Get local stories you won't find anywhere else right to your inbox.
Sign up here

Just Posted

Island Health has announced a COVID-19 outbreak at Glacier View Lodge, a long-term care facility in the Comox Valley. File photo.
Island Health declares a COVID outbreak at Glacier View Lodge in Courtenay

A COVID-19 outbreak has been declared at a long-term care facility in… Continue reading

The Village of Cumberland and the Cumberland Community Forest Society (CCFS) are offering two new spring break camps, open to children ages eight to 13. Photo supplied
Village and Cumberland Community Forest Society co-hosting spring break camps

Submitted The Village of Cumberland and the Cumberland Community Forest Society (CCFS)… Continue reading

HIGHLAND sECONDARY scHOOL comox
COVID-19 exposure at sixth Comox Valley school in past eight days

Island Health has posted an exposure alert at a sixth Comox Valley… Continue reading

Artist Sandra Meigs will be the next speaker in NIC’s online 2021 Artist Talk series, appearing virtually on Friday, March 5 at 1 pm. For the full schedule and link to attend the Artist Talk Online Series, visit https://nicart.tickit.ca/. (Photo: The Glass Ticker (2017) — 15’ X 9’ X 5’, wood, enamel, lights, aluminum, glass, automata. Photo by Toni Hafkenscheid.)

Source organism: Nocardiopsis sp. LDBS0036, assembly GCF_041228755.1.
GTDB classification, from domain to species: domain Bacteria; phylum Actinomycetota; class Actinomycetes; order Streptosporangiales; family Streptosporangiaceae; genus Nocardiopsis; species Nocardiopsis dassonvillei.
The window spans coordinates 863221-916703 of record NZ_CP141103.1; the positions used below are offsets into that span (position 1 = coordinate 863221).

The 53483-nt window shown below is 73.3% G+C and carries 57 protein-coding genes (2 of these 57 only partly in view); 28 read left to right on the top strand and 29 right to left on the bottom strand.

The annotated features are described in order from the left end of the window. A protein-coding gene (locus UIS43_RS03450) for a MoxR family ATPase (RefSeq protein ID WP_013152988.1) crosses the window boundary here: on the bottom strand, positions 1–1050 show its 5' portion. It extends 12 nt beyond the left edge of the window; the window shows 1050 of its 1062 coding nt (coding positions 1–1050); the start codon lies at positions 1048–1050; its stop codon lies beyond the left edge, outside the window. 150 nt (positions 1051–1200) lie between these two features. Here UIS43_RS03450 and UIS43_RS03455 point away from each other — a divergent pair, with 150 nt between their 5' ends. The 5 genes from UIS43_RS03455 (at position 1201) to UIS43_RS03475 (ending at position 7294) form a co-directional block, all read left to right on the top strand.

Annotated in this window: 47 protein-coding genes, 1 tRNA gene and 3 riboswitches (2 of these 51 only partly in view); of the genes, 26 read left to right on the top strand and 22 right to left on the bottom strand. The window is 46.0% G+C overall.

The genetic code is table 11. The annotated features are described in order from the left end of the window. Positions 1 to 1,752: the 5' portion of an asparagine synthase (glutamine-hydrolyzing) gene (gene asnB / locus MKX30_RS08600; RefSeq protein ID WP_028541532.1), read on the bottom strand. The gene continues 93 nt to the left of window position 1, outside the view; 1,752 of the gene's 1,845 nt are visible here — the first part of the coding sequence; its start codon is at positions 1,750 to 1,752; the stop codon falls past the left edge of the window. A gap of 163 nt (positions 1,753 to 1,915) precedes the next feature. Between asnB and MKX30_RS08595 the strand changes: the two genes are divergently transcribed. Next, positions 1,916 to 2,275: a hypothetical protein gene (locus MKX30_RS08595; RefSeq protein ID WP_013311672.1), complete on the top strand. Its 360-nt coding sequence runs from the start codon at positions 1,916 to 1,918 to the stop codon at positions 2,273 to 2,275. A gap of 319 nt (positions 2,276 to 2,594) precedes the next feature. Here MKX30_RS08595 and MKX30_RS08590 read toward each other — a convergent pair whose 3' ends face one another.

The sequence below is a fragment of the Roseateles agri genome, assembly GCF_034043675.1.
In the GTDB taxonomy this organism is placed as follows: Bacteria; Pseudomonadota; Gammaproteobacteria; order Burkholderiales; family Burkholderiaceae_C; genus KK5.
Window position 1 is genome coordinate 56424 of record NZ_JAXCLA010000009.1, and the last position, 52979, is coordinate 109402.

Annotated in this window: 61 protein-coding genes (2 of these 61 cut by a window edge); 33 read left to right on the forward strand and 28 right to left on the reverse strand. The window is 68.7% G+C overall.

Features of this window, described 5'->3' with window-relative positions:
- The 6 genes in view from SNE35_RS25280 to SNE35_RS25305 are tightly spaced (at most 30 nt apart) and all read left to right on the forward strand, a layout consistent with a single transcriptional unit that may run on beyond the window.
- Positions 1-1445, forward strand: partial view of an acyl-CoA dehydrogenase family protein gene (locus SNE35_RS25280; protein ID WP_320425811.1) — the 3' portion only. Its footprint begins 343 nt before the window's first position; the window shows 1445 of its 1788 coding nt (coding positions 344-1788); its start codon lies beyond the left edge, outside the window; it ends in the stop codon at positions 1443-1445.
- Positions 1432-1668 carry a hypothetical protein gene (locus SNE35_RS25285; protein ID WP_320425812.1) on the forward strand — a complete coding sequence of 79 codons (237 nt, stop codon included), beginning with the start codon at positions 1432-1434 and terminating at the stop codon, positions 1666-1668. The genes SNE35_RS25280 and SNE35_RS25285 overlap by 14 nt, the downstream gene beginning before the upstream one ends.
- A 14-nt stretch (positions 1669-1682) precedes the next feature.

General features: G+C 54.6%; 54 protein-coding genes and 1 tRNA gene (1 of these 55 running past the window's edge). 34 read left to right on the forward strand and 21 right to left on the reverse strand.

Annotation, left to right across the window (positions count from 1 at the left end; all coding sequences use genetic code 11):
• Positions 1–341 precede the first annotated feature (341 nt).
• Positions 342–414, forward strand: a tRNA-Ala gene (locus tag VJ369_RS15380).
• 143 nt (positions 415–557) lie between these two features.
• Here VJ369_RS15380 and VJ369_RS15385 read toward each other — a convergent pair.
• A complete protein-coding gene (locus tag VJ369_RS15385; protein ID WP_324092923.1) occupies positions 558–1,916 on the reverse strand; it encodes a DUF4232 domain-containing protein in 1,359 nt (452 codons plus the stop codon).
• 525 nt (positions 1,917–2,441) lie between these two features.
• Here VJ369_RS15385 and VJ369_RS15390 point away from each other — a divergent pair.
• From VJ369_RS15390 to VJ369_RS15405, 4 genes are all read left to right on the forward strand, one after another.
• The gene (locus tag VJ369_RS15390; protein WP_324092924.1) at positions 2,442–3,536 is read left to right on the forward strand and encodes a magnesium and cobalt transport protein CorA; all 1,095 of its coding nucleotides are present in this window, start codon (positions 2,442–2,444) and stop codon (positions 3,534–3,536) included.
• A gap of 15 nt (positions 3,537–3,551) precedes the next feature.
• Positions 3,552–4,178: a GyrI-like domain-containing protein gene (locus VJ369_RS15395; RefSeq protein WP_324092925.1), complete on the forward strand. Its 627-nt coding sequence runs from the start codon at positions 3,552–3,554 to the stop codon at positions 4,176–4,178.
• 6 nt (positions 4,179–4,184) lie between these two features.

Celebrated artist and mentor joins North Island College Artist Talk series

North Island College’s virtual 2021 Artist Talk series welcomes Sandra Meigs, past… Continue reading

The Coast Range makes a spectacular backdrop for orca heading towards Discovery Passage of Campbell River Saturday, Feb. 27, 2021. Photo by Frank Neil
Island wildlife viewers thrilled by close view of passing Orca pod

Group gives wildlife photographers a classic opportunity to view them off Campbell River shoreline

A health worker holds a vial of AstraZeneca vaccine to be administered to members of the police at a COVID-19 vaccination center in Mainz, Germany, Thursday, Feb. 25, 2021. The federal state of Rhineland-Palatinate, start with the vaccination of police officers in internal police vaccination centers. (Andreas Arnold/dpa via AP)
B.C. officials to unveil new details of COVID vaccination plan Monday